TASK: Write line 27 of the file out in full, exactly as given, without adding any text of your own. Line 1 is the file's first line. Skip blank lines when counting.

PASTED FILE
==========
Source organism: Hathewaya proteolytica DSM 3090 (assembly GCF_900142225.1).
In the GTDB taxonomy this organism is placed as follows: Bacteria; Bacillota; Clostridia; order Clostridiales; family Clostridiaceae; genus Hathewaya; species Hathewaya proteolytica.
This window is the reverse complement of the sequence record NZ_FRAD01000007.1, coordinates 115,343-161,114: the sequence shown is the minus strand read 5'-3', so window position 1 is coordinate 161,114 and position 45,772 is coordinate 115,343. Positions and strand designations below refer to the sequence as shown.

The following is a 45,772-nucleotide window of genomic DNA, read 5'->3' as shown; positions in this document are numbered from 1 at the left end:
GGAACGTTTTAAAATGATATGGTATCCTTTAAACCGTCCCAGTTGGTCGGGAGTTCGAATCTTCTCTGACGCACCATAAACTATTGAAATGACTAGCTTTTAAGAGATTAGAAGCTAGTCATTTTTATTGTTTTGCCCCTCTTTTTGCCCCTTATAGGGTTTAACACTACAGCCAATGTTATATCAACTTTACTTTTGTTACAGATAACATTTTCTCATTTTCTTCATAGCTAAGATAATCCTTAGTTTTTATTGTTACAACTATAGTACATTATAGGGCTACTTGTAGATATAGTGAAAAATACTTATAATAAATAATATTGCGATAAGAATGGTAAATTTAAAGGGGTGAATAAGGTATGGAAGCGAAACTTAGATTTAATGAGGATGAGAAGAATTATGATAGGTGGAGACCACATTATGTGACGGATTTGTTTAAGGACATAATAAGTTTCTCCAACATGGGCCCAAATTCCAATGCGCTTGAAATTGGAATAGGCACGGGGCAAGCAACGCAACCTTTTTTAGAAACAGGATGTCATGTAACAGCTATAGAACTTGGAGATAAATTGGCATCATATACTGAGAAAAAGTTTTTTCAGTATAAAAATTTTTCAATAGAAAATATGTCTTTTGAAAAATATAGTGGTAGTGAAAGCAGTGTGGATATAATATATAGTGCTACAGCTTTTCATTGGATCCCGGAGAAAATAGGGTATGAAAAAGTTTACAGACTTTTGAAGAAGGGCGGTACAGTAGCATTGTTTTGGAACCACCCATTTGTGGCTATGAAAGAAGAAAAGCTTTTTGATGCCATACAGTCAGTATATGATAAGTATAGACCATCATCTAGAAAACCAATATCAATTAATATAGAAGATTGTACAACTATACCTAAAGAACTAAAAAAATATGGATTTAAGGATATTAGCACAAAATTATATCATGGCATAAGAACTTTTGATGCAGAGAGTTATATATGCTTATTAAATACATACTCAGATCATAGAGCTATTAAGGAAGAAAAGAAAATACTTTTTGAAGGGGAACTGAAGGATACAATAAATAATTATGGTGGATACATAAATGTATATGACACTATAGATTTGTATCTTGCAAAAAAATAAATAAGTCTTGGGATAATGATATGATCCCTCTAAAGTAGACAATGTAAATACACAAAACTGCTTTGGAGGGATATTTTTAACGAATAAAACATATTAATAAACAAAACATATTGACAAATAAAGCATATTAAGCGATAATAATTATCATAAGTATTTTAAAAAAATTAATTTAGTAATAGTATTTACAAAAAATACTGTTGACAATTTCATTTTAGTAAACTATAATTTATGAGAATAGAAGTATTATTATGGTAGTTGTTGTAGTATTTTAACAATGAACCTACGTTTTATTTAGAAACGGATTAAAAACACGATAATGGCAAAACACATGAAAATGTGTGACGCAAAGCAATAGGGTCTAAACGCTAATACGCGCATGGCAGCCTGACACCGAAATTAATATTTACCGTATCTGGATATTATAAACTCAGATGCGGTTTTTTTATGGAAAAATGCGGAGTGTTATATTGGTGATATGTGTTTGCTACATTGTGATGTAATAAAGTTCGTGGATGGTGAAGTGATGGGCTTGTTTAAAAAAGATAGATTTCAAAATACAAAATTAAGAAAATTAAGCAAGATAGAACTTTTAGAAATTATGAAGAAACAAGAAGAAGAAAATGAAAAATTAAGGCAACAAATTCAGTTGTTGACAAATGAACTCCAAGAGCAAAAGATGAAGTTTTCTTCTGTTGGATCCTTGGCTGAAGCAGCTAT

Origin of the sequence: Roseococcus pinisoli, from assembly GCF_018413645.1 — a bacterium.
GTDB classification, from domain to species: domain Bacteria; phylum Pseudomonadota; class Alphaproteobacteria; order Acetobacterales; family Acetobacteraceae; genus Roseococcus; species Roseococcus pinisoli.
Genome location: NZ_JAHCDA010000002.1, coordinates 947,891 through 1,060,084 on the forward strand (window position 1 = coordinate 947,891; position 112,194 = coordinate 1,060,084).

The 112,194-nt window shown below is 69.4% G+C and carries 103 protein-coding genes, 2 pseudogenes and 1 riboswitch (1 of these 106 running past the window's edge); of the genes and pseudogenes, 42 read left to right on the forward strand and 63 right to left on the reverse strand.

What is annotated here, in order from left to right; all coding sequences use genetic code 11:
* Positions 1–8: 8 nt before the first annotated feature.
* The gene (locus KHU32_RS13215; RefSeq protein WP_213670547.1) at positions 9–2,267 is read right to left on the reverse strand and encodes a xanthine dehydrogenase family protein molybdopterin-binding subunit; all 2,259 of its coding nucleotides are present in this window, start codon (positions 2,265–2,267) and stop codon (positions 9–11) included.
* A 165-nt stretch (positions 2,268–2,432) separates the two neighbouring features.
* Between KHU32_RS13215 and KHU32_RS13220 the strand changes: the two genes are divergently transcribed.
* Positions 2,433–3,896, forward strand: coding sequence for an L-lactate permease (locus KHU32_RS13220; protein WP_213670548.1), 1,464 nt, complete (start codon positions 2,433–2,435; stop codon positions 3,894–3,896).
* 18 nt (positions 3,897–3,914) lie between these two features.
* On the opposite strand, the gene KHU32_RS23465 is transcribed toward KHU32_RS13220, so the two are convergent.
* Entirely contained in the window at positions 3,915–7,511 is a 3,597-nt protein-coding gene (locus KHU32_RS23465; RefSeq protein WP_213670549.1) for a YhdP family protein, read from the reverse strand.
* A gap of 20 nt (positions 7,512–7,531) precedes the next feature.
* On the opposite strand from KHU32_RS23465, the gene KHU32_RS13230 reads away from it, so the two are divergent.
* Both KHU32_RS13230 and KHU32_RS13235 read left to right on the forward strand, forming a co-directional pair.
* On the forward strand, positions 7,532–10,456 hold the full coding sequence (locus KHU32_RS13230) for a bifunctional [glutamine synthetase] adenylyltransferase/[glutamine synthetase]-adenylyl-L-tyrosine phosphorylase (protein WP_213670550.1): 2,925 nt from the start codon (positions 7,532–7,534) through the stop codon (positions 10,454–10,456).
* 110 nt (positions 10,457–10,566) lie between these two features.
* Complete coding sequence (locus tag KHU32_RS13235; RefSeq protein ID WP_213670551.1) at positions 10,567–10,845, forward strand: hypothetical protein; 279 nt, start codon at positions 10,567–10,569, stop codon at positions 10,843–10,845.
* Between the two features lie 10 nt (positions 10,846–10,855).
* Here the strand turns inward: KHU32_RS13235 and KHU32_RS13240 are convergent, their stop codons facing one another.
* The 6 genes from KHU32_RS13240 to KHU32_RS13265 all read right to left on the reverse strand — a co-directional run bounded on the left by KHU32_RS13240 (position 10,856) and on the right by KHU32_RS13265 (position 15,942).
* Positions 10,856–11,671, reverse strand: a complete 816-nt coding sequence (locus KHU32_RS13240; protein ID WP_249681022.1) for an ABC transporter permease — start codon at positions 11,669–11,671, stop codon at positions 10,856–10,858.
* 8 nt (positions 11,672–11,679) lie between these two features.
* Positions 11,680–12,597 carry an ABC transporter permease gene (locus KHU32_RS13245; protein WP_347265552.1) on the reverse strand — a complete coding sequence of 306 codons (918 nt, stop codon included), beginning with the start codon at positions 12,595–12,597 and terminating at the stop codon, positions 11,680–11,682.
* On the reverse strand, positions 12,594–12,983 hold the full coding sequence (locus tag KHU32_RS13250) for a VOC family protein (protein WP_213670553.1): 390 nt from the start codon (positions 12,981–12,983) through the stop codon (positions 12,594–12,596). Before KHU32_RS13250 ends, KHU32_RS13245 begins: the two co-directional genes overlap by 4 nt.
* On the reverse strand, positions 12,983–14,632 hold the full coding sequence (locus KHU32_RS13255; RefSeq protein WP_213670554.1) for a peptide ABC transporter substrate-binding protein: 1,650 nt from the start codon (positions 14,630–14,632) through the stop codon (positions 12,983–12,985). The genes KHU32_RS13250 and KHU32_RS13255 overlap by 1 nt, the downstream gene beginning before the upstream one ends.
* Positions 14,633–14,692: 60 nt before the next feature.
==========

* The 6 genes from KHU32_RS13240 to KHU32_RS13265 all read right to left on the reverse strand — a co-directional run bounded on the left by KHU32_RS13240 (position 10,856) and on the right by KHU32_RS13265 (position 15,942).